Swimming the Channelopathy

Drowning is one of the leading causes of accidental death in children. Some apparent drownings may be related to sudden cardiac death, in particular to unidentified channelopathies, which are known to precipitate fatal arrhythmias during swimming-related events.

The majority of cases of sudden cardiac death in children and adolescents are secondary to either hypertrophic or right ventricular cardiomyopathy with coronary artery abnormalities also prevalent, and reports have demonstrated these cardiac abnormalities on autopsy following sudden swimming-related deaths.

However, the majority of autopsies in swimming-related sudden deaths are normal suggesting causation at molecular level, in particular ion channel defects such as type 1 long-QT syndrome (LQT1) and catecholaminergic polymorphic ventricular tachycardia (CPVT).

The gene deletion in LQT1 (KCNQ1) leads to a reduction in the repolarising potassium current (IKs) and prolongation of repolarisation. This lengthens the QT interval (which may be lengthened further by facial immersion in cold water). A premature ventricular contraction (PVC) again which may be initiated by swimming occurring during the vulnerable part of repolarisation leads to establishment of polymorphic ventricular tachycardia (torsades de pointes).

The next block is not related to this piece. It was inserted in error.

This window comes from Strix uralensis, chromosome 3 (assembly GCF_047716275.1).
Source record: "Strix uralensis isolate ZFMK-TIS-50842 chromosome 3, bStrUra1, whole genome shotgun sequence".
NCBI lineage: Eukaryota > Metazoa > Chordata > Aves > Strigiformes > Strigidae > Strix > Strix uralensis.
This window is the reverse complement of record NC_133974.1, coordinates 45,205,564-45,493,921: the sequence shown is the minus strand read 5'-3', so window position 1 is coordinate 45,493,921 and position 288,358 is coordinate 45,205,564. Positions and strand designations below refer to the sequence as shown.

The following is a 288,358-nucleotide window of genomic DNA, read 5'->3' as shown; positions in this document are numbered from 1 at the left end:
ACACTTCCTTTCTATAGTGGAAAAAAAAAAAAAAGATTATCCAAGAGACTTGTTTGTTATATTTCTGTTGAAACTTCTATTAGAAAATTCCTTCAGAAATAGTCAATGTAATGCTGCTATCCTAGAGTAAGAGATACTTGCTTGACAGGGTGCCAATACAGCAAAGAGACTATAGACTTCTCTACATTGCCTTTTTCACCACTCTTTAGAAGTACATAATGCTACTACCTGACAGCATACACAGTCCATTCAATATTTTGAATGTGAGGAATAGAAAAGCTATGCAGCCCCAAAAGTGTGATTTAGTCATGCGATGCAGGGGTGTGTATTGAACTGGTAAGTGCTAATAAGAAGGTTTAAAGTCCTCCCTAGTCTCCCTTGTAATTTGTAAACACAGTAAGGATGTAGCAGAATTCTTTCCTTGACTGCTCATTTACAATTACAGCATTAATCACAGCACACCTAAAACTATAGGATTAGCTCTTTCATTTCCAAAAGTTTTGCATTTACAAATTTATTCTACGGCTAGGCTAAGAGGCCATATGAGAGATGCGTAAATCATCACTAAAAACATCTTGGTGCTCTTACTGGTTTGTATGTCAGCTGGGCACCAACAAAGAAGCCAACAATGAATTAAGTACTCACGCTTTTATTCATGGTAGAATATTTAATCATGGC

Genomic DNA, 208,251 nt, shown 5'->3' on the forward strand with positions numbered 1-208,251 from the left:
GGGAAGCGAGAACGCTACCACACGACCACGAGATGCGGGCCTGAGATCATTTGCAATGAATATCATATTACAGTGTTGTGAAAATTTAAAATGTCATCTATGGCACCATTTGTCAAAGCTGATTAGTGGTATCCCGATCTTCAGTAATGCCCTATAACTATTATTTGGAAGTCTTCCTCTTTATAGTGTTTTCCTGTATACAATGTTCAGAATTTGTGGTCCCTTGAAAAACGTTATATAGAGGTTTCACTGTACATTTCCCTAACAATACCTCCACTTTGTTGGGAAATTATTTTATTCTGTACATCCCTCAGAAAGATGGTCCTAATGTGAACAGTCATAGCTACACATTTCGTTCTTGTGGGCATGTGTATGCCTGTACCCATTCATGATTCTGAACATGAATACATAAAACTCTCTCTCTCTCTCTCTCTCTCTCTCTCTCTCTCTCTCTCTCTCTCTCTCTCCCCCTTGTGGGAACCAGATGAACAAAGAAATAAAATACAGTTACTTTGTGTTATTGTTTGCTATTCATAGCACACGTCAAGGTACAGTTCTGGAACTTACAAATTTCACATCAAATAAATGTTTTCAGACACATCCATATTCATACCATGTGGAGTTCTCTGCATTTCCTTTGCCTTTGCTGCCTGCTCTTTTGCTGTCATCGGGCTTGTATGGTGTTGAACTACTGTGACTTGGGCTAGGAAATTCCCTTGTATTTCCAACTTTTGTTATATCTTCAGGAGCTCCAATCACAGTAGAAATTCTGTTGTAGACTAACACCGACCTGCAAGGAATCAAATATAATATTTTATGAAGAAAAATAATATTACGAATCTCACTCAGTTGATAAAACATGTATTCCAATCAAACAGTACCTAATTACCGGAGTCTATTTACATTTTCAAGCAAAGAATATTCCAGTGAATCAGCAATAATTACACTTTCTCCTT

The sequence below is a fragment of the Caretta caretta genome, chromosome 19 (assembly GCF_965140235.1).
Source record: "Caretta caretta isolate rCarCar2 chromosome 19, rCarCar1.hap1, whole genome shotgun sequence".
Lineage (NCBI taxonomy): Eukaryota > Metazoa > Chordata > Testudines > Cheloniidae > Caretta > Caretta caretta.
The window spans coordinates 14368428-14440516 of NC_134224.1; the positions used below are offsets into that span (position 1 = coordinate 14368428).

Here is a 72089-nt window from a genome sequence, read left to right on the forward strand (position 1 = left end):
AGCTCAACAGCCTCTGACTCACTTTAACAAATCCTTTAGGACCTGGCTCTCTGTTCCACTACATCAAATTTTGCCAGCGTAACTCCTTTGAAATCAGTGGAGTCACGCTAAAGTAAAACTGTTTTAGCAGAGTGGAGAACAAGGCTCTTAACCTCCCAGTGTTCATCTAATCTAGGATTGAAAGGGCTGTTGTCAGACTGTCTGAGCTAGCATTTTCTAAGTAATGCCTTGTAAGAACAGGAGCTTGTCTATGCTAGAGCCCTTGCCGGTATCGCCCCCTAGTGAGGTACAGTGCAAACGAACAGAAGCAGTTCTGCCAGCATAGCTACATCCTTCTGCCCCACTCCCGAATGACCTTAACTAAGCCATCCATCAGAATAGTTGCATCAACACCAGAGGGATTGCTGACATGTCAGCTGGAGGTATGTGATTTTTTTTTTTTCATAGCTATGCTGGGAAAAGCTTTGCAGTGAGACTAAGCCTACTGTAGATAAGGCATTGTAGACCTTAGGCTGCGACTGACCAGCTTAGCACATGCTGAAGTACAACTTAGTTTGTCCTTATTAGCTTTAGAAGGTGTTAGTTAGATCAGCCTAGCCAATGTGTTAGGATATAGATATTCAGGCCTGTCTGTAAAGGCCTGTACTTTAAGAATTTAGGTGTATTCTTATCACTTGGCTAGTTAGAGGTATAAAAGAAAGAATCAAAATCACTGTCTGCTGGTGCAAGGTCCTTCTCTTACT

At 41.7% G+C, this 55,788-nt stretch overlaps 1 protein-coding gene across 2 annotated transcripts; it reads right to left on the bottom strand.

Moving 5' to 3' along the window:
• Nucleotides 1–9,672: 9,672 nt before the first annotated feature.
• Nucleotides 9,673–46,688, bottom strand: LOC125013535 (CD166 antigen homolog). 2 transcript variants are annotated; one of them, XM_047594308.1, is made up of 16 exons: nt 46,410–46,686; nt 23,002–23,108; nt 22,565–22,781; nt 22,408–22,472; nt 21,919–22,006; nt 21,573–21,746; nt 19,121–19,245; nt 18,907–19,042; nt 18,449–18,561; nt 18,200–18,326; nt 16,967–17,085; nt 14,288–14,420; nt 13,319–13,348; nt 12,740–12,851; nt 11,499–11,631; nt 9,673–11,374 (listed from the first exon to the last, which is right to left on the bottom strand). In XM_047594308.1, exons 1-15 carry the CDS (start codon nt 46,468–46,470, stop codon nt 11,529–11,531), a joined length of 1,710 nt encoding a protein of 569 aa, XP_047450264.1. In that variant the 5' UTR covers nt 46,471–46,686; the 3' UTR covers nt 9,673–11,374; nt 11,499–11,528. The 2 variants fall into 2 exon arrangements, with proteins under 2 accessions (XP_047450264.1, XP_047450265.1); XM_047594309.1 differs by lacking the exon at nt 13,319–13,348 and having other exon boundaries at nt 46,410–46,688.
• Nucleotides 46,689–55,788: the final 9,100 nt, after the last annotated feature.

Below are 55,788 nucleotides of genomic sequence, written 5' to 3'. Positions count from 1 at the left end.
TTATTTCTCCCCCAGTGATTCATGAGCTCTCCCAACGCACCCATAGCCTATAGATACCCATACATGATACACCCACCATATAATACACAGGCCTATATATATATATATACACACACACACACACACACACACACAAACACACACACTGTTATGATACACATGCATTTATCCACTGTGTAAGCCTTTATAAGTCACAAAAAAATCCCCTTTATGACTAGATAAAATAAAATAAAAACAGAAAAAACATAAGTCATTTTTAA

The ryanodine receptor gene mutation (RyR2) in catecholaminergic polymorphic ventricular tachycardia leads to defective closure of the receptor on the surface of the sarcoplasmic reticulum during diastole. This leads to increased calcium (Ca2+) leakage from the sarcoplasmic reticulum and increased potential for delayed afterdepolarisations and subsequent ventricular tachycardia.

Some recommendations are made in an article in Archives of Disease in Childhood:

Proposed implementations to improve detection and appropriate management of apparent drownings secondary to cardiac channelopathies

  1. Improving awareness in the coronial service of the possibility of a cardiac cause for poorly explained drownings.
  2. Education of lifeguards and provision of automated defibrillators in swimming pools.
  3. Molecular autopsy for non-survivors to look for potential channelopathies.
  4. Screening for survivors and family members of non-survivors to identify those with a channelopathy.
  5. Proper counselling for those identified to have a channelopathy on family screening.

Drowning and sudden cardiac death
Arch Dis Child 2011;96:5-8